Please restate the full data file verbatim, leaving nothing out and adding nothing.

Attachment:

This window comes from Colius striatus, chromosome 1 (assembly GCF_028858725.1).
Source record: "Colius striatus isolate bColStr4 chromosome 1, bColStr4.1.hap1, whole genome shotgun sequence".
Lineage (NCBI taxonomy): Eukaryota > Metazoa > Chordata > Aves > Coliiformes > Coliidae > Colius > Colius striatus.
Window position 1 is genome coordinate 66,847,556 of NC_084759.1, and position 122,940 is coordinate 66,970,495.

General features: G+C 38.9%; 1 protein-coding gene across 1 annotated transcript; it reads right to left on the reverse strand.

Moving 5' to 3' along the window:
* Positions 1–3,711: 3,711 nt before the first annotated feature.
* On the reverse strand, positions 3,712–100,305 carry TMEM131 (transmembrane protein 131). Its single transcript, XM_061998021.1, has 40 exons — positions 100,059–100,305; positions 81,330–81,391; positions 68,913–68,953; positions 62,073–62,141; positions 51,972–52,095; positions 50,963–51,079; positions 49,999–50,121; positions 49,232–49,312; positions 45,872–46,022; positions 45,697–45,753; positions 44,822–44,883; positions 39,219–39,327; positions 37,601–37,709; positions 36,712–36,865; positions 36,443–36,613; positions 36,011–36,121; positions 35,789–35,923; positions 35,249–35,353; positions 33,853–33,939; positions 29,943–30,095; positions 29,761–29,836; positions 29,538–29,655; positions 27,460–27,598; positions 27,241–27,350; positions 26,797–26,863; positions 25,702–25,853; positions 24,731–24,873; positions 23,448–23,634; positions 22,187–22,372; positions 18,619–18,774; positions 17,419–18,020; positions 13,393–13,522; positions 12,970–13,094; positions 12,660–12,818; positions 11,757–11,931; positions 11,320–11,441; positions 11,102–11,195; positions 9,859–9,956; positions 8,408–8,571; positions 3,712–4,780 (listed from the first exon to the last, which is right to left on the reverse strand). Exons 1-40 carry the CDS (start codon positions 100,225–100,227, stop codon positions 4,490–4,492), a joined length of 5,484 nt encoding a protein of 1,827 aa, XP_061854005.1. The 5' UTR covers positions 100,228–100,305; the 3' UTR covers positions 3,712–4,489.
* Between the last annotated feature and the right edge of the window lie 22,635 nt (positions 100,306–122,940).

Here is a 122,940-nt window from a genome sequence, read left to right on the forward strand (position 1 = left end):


This window comes from Colius striatus, chromosome 1 (assembly GCF_028858725.1).
Source record: "Colius striatus isolate bColStr4 chromosome 1, bColStr4.1.hap1, whole genome shotgun sequence".
Lineage (NCBI taxonomy): Eukaryota > Metazoa > Chordata > Aves > Coliiformes > Coliidae > Colius > Colius striatus.
Window position 1 is genome coordinate 66,847,556 of NC_084759.1, and position 122,940 is coordinate 66,970,495.

General features: G+C 38.9%; 1 protein-coding gene across 1 annotated transcript; it reads right to left on the reverse strand.

Moving 5' to 3' along the window:
* Positions 1–3,711: 3,711 nt before the first annotated feature.
* On the reverse strand, positions 3,712–100,305 carry TMEM131 (transmembrane protein 131). Its single transcript, XM_061998021.1, has 40 exons — positions 100,059–100,305; positions 81,330–81,391; positions 68,913–68,953; positions 62,073–62,141; positions 51,972–52,095; positions 50,963–51,079; positions 49,999–50,121; positions 49,232–49,312; positions 45,872–46,022; positions 45,697–45,753; positions 44,822–44,883; positions 39,219–39,327; positions 37,601–37,709; positions 36,712–36,865; positions 36,443–36,613; positions 36,011–36,121; positions 35,789–35,923; positions 35,249–35,353; positions 33,853–33,939; positions 29,943–30,095; positions 29,761–29,836; positions 29,538–29,655; positions 27,460–27,598; positions 27,241–27,350; positions 26,797–26,863; positions 25,702–25,853; positions 24,731–24,873; positions 23,448–23,634; positions 22,187–22,372; positions 18,619–18,774; positions 17,419–18,020; positions 13,393–13,522; positions 12,970–13,094; positions 12,660–12,818; positions 11,757–11,931; positions 11,320–11,441; positions 11,102–11,195; positions 9,859–9,956; positions 8,408–8,571; positions 3,712–4,780 (listed from the first exon to the last, which is right to left on the reverse strand). Exons 1-40 carry the CDS (start codon positions 100,225–100,227, stop codon positions 4,490–4,492), a joined length of 5,484 nt encoding a protein of 1,827 aa, XP_061854005.1. The 5' UTR covers positions 100,228–100,305; the 3' UTR covers positions 3,712–4,489.
* Between the last annotated feature and the right edge of the window lie 22,635 nt (positions 100,306–122,940).

Here is a 122,940-nt window from a genome sequence, read left to right on the forward strand (position 1 = left end):